C-122, a novel antagonist of serotonin receptor 5-HT2B, prevents monocrotaline-induced pulmonary arterial hypertension in rats

David A Zopf, Liomar A A das Neves, Kristen J Nikula, Jinbao Huang, Peter B Senese, Michael R Gralinski
European Journal of Pharmacology 2011 November 16, 670 (1): 195-203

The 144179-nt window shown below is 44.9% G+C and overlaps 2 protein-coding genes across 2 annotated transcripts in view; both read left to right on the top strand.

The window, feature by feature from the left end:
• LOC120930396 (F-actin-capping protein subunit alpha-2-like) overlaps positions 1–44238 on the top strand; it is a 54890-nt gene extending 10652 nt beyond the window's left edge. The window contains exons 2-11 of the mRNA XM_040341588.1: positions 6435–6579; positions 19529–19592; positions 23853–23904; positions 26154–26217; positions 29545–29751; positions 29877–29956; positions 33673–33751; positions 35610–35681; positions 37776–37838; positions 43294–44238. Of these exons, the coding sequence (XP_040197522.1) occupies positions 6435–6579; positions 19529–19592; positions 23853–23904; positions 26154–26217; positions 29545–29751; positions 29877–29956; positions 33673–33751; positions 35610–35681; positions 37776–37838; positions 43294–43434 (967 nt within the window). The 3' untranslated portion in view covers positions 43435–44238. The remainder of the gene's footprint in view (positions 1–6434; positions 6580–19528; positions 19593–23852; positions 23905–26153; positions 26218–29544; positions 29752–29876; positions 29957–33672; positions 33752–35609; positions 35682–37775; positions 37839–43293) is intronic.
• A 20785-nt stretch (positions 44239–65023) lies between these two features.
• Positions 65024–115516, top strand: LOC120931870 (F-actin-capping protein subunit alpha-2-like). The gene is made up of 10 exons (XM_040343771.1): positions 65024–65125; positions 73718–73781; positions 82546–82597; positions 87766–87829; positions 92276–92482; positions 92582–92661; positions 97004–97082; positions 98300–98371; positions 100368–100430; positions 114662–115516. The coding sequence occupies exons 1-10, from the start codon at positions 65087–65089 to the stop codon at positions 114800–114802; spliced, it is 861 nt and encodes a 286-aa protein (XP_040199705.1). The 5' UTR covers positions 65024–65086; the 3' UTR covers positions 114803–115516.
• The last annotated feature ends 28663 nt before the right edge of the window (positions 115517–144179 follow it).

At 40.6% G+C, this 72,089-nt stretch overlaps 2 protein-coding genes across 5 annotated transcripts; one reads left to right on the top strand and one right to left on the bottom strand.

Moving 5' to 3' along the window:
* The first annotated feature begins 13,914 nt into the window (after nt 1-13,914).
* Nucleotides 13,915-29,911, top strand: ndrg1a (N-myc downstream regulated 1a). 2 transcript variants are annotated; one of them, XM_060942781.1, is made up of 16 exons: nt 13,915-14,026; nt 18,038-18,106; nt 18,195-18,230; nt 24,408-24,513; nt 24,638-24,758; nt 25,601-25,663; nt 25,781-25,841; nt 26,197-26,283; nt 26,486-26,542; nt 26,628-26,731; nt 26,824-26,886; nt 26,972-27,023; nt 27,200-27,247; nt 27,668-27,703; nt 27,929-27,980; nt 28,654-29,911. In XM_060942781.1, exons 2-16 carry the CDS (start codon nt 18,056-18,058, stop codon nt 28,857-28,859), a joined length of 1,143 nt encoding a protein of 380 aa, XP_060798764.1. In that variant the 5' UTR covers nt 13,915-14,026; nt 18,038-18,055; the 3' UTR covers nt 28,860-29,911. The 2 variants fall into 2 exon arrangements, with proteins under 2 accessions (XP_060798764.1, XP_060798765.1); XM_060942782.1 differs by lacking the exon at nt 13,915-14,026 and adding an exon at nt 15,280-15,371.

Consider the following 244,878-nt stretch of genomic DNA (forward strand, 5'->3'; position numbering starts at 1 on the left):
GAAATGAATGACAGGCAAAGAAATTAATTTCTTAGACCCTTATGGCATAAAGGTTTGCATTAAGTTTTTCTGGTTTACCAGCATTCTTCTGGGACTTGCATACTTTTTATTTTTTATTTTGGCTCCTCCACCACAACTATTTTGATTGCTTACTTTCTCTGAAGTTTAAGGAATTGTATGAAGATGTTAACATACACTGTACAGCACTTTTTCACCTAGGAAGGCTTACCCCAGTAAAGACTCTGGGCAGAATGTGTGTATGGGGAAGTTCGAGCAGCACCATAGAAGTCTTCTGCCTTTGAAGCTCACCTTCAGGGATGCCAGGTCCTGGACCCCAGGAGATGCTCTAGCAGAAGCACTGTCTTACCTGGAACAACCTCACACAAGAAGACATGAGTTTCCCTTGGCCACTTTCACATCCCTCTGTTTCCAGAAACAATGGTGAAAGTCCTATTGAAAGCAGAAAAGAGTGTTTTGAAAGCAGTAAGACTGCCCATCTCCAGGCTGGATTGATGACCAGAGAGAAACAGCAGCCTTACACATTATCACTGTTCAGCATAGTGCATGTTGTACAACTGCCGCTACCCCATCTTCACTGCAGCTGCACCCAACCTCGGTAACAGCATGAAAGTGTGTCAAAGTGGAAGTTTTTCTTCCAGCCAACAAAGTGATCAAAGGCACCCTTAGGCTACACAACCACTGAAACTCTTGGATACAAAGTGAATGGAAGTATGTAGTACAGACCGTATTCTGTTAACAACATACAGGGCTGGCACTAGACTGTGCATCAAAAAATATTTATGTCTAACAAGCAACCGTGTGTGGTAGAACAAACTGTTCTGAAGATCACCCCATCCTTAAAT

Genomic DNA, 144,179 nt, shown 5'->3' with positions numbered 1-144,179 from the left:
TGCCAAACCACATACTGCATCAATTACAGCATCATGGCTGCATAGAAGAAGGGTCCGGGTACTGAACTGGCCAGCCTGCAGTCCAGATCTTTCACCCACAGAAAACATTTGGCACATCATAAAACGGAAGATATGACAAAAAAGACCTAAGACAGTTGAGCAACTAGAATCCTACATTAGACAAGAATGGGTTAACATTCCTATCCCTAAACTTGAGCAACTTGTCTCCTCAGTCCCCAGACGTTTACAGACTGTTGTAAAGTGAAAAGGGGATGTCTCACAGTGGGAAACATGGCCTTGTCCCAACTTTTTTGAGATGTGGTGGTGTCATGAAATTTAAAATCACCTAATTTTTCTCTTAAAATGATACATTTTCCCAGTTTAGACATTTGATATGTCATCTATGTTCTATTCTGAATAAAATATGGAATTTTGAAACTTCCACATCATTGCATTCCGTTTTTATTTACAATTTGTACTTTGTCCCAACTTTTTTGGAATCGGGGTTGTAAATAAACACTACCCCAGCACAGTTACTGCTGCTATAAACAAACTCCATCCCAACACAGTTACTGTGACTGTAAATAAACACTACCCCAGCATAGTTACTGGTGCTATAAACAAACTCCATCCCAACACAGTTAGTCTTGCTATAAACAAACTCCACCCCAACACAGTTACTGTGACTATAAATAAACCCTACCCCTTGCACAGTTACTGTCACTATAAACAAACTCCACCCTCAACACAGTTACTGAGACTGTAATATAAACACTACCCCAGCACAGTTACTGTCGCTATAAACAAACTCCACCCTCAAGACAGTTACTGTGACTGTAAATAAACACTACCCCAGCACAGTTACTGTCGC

Pulmonary arterial hypertension (PAH) is a chronic disease characterized by sustained elevation of pulmonary arterial pressure that leads to right ventricle failure and death. Pulmonary resistance arterioles in PAH undergo progressive narrowing and/or occlusion. Currently approved therapies for PAH are directed primarily at relief of symptoms by interfering with vasoconstrictive signals, but do not halt the microvascular cytoproliferative process. In this study we show that C-122 (2-amino-N-(2-{4-[3-(2-trifluoromethyl-phenothiazin-10-yl)-propyl]-piperazin-1-yl}-ethyl)-acetamide trihydrochloride, a novel antagonist of serotonin receptor 5-HT(2B) (Ki=5.2 nM, IC(50)=6.9 nM), when administered to rats for three weeks in daily oral 10mg/kg doses, prevents not only monocrotaline (MCT)-induced elevations in pressure in the pulmonary arterial circuit (19 ± 0.9 mmHg vs. 28 ± 2 mmHg in MCT-vehicle group, P<0.05) and hypertrophy of the right ventricle (right ventricular wt./body wt. ratio 0.52 ± 0.02 vs. 0.64 ± 0.04 in MCT-vehicle group, P<0.05), but also muscularization of pulmonary arterioles (23% vs. 56% fully muscularized in MCT-vehicle group, P<0.05), and perivascular fibrosis in the lung. C-122 is orally absorbed in the rat, and partitions strongly into multiple tissues, including heart and lung. C-122 has significant off-target antagonist activity for histamine H-1 and several dopamine receptors, but shows no evidence of crossing the blood-brain barrier after a single 10mg/kg oral dose in rats. We conclude that C-122 can prevent microvascular remodeling and associated elevated pressures in the rat MCT model for PAH, and offers promise as a new therapeutic entity to suppress vascular smooth muscle cell proliferation in PAH patients.


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